Solution: In the off chance that you have a spare cable lying around that you can use for testing, go ahead, you’ll be able to save time and money. Just make sure that it meets the same amperage and voltage requirements as the broken one.

If you don’t have a spare, that’s okay too. You can do a quick Google search on your appliance’s make and model to find a replacement at any online marketplace for less than $30.

#4 The Activation Switch Is Broken*

meat in electric skillet
The activation switch is used to control the skillet’s temperature

Given that your power sources are alive and well, the next logical thing would be to look at the activation knob.

It may vary from model to model, but in most cases, your electric skillet/hotplate will have this, just like a regular stove top would. This little component allows you to not only turn your device on, but also control its temperature.

When it partially fails, you might be stuck with a unit that turns on briefly, only to shut off abruptly. This is frustrating, but very easily fixed. Read on.

Solution: For this you will have to go in. Please follow these steps:

  1. Carefully unplug your appliance and let it cool down
  2. Turn it upside down and locate the screws holding the outer panel in place
  3. Undo them with a screwdriver, and remove the plastic or metal panel
  4. Expose the unit’s guts
  5. Locate the switch behind the external dial knob, and gain comfortable access to it
  6. Test it for continuity with a multimeter, if you have one

While it varies from model to model, the process should be similar for all of them, and very straightforward in general. Provided that there is no continuity in the switch, you’ll have to replace it.

You can find a new one at any hardware store near you.

#5 Your Heating Element Is Failing

This is probably the most dangerous factor that could be contributing to the appearance of this issue.

In case you’re not familiar with what a heating element does, it’s fairly simple. This component is solely responsible for transforming the electrical power drawn from your outlet, into heat.

The heating element is always visible in your electric skillet/hotplate. It’s the big, red spiral beneath the stove top’s tempered glass.

When this part fails, it can go one of two ways. You can either be stuck with an appliance that does not generate heat, or one that generates too much, causing overheating.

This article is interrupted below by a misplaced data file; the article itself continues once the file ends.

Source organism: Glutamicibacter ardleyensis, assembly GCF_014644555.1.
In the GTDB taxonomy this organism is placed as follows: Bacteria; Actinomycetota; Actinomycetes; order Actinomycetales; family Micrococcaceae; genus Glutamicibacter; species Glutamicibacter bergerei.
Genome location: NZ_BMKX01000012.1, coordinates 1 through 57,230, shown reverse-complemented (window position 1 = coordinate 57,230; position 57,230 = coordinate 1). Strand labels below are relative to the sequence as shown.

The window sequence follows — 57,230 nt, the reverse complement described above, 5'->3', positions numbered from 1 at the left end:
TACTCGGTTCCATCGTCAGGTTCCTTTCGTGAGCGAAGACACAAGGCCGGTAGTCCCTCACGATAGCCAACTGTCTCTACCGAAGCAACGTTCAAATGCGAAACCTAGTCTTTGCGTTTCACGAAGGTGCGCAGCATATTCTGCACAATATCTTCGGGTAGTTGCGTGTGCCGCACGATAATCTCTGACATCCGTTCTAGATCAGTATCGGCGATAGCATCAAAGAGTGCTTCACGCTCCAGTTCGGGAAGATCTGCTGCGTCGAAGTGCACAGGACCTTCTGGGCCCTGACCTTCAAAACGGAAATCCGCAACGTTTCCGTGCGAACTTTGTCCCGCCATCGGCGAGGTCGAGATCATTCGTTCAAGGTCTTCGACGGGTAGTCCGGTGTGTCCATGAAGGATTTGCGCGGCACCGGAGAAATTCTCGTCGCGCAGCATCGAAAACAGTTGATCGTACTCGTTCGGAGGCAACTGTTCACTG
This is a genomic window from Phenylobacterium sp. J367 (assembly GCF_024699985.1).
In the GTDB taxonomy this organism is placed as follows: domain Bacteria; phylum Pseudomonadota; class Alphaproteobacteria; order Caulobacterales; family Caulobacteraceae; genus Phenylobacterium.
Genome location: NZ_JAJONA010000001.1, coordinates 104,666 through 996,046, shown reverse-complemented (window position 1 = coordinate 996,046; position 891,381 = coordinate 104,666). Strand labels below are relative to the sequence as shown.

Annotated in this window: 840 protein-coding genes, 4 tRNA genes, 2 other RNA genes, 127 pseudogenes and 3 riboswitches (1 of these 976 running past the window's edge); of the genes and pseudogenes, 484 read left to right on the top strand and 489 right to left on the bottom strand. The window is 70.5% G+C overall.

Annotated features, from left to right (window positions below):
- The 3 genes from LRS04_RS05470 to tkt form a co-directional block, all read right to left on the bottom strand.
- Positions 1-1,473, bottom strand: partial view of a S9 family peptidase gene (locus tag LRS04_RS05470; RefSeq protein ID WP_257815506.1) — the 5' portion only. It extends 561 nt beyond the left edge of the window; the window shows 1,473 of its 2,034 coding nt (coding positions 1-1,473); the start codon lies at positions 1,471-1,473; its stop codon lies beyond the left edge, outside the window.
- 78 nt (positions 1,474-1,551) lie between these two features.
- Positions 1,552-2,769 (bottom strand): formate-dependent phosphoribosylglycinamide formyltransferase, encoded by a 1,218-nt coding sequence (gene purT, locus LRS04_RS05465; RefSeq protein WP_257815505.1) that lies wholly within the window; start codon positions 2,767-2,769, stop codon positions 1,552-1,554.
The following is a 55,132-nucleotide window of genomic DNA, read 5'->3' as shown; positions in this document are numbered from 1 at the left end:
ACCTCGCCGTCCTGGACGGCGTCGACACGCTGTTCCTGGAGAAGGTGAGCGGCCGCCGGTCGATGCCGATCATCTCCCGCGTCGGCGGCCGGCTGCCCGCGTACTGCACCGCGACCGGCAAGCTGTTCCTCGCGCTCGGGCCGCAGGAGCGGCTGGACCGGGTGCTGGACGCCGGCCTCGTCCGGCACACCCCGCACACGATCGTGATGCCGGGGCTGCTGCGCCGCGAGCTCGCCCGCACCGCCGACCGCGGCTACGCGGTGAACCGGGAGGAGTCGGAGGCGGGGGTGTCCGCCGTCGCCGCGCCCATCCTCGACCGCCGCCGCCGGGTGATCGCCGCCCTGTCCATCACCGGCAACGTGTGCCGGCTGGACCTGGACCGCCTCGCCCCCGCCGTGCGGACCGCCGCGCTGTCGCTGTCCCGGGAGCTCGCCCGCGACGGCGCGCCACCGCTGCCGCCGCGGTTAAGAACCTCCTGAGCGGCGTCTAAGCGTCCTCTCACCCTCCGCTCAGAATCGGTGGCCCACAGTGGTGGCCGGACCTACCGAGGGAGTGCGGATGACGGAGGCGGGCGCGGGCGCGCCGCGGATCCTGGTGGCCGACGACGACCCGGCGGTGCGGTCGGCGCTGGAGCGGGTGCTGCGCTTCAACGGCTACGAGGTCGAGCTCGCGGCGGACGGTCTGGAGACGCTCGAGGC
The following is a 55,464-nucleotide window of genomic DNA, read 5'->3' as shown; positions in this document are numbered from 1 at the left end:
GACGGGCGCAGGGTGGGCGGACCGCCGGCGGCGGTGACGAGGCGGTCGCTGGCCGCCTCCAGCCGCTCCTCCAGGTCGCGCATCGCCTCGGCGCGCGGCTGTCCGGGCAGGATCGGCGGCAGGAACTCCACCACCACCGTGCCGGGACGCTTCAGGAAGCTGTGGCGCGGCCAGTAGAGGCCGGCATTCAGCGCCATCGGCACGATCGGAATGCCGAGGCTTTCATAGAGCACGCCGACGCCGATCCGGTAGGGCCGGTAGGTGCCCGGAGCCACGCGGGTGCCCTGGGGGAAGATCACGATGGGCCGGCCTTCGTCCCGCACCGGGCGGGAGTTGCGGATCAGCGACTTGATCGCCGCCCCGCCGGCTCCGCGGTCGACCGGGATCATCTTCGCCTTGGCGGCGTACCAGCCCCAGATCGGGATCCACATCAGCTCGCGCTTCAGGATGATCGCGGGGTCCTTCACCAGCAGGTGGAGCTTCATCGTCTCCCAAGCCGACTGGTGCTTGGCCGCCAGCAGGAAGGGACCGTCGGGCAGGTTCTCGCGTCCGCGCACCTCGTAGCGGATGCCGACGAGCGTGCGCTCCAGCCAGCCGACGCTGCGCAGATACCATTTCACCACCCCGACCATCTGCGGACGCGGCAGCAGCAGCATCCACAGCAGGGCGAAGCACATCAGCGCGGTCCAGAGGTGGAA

The latter can cause permanent damage to your appliance, and would explain why your electric skillet/hotplate keeps turning off.

Solution: Follow the steps from the previous point to expose your appliance’s  internal components, and locate your heating element for continuity testing.

If you’re a visual person like me, there are tons of online videos you can check out, and follow along step by step.

#6 Your Circuit Board Is Fried

verification testing of electronic board
If there’s a constant power spike, it can fry your unit’s circuit board

This is the ultimate red flag of electric skillet/hotplate failure.

As you know, your unit’s circuit board is its heart and soul. Without this part, the appliance cannot function or process any of the inputs from the external knobs. Total failure of this component will turn your machine into an expensive doorstop.

This issue can manifest itself for a number of reasons. From overheating, to large power spikes. It’s really anyone’s guess. And while there are several countermeasures designed to prevent this from happening, it will always be an unfortunate possibility.

Solution: Depending on the status of your warranty, you can either send your appliance in to your manufacturer for repairs, or go shopping.

If you’re still under coverage, your manufacturer can probably take care of the repairs for free, but if you’re not, you’ll have to weigh the original cost of the appliance vs the cost of a new unit. 

Granted, the cost of getting your electric skillet/hotplate a new circuit board is not very high, but the cost of labor to have it installed and configured, can be.

As a rule of thumb, paying for a replacement equal to 50% or more of the cost of a new machine with similar features, is a bad investment.


To have your electric skillet/hotplate keep turning off unexpectedly, can be very frustrating. Especially if it’s your only cooking station.

But not all is lost. It might seem intimidating, but most of the repairs that will get your appliance working normally again are not very complicated or expensive to implement, so you should not shy away from them.

That being said, if you ever feel doubtful or unsafe during the process, please do not hesitate to call a professional.

Thank you for reading. If you found this article useful, why not check out our other incredible resources below?

Happy cooking!